OpenFlow Switch Donation Enables Research and Education
Source: RENCI News
CHAPEL HILL - With funds from the GENI Project Office (GPO) distributed through Stanford University, RENCI and its Triangle area university partners recently received five OpenFlow-enabled network switches valued at $3,000 per unit.
The donation is meant to help campuses create or expand their OpenFlow networks for both research and production uses.
The switches will be deployed on campuses and in the Points of Presence of RENCI’s Breakable Experimental Network (BEN), a regional optical network test bed used for experiments with disruptive networking technologies.
The OpenFlow switches will be connected to BEN and will enable new cutting-edge networking research and educational opportunities at UNC-Chapel Hill, NC State University and Duke University. They will be installed over the next few weeks at the BEN PoPs at RENCI and UNC Chapel Hill and in laboratories and facilities of the computer science departments at Duke, UNC Chapel Hill and NC State.
OpenFlow is an open standard developed at Stanford that allows researchers to run network experiments on campus networks. It is added as a feature to some commercial Ethernet switches and makes it possible to separate the switch’s packet forwarding, or data, path from its high-level routing decisions, or the control path. The separation of paths lets researchers easily deploy innovative routing and switching protocols in networks and is especially useful on networks that run virtual machines, need high security or involve research on next-generation Internet protocols.
“OpenFlow is a great addition to the research network infrastructure on our campuses,” said Ilia Baldine, RENCI’s director of networking research. “Having OpenFlow on BEN is especially important because BEN is our test bed for the National Science Foundation GENI Initiative. It gives us more flexibility with experiments involving network and compute and storage infrastructure that can support a cloud computing Infrastructure as a Service (IaaS) paradigm.”
GENI, the NSF-funded Global Environment for Network Innovation, includes several multi-campus networking research teams who are prototyping and designing this global experimental facility. RENCI’s GENI research is a partnership with Duke University researchers to deploy the Open Resource Control Architecture (ORCA), a software framework developed by Duke computer scientist Jeff Chase, on BEN. The BEN GENI “island” is a part of the expanding GENI test bed infrastructure.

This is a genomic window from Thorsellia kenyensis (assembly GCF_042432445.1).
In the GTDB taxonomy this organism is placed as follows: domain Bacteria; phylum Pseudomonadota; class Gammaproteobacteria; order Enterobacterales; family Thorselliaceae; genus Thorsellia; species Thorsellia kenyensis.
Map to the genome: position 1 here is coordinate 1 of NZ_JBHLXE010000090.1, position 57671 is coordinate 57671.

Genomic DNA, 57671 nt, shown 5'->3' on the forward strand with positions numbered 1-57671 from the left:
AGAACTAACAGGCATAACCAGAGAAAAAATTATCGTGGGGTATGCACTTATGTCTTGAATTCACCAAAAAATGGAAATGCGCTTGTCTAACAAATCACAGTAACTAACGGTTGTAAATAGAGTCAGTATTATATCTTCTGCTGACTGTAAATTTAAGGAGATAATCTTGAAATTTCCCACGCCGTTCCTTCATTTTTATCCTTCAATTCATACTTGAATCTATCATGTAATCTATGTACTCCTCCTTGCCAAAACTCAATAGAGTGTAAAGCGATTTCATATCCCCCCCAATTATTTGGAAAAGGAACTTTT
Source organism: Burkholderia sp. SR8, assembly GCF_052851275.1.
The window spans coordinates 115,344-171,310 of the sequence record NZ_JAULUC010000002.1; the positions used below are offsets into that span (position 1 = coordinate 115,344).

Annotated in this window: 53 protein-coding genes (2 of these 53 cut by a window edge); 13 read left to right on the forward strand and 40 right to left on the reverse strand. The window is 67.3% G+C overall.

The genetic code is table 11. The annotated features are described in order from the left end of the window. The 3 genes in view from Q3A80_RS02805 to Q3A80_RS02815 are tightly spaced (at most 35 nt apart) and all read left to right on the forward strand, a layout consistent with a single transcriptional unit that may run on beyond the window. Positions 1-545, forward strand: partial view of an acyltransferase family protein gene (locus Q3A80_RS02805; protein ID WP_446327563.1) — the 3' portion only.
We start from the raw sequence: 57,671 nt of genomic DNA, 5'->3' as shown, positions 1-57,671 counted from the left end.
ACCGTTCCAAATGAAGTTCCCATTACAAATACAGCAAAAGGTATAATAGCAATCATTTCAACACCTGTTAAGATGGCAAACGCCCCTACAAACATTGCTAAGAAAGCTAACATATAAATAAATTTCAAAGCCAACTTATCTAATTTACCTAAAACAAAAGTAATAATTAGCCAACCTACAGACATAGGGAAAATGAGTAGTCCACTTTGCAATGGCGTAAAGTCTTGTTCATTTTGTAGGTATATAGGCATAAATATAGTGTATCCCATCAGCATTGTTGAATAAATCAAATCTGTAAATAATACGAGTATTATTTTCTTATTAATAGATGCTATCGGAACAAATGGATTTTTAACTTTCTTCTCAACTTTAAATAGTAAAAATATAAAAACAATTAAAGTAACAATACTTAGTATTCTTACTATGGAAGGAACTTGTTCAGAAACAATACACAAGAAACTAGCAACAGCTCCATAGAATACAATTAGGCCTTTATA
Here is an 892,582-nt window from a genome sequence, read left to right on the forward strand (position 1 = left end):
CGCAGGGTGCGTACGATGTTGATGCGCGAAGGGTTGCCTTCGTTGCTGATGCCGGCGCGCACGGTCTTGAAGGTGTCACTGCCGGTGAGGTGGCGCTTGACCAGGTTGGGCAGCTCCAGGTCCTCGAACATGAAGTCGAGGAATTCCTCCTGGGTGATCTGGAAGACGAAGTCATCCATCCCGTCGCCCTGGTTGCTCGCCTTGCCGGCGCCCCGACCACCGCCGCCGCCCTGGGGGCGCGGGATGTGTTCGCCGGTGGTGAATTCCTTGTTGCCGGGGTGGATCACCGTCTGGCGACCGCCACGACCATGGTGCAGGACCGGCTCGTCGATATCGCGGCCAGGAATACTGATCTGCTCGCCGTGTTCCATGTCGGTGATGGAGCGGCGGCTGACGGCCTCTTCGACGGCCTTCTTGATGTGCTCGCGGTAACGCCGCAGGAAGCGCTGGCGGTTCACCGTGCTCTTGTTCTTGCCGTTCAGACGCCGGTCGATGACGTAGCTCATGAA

In addition to enhancing research using BEN, OpenFlow technology also will support experiments and educational programs in the three universities’ computer science programs.
- At UNC-Chapel Hill, the OpenFlow-enabled switch in the computer science department’s networking laboratory will give students hands-on experience implementing and evaluating OpenFlow technology and will present a new focus for research projects.
- At NC State, the switch will connect a general-purpose test bed used by computer science students for research and class projects, giving students the chance to study OpenFlow as a platform used in network programming.
- At Duke, OpenFlow will be integrated into coursework on distributed systems, operating systems and data-intensive systems.
For more Information:
RENCI’s BEN Project Page
Editor's Note: Dr. Rudra Dutta, associate professor of computer science at NC State said, “OpenFlow is a combined virtualizing and flow-routing network system. The beauty of OpenFlow is that it neatly separates the intelligence or “smarts” of strategies of packet routing (what paths to follow, how to treat different packets in different ways) over a network from the drudgework of actually forwarding the packets. It can be a great teaching tool because it allows students to imagine complex new routing or traffic engineering strategies of their own, then perform simple programming to realize them on OpenFlow, and then have an industrial strength switch to actually follow their strategy. Having actual OpenFlow equipment will enable us to continue to expand educational activities.”
Return To News Homepage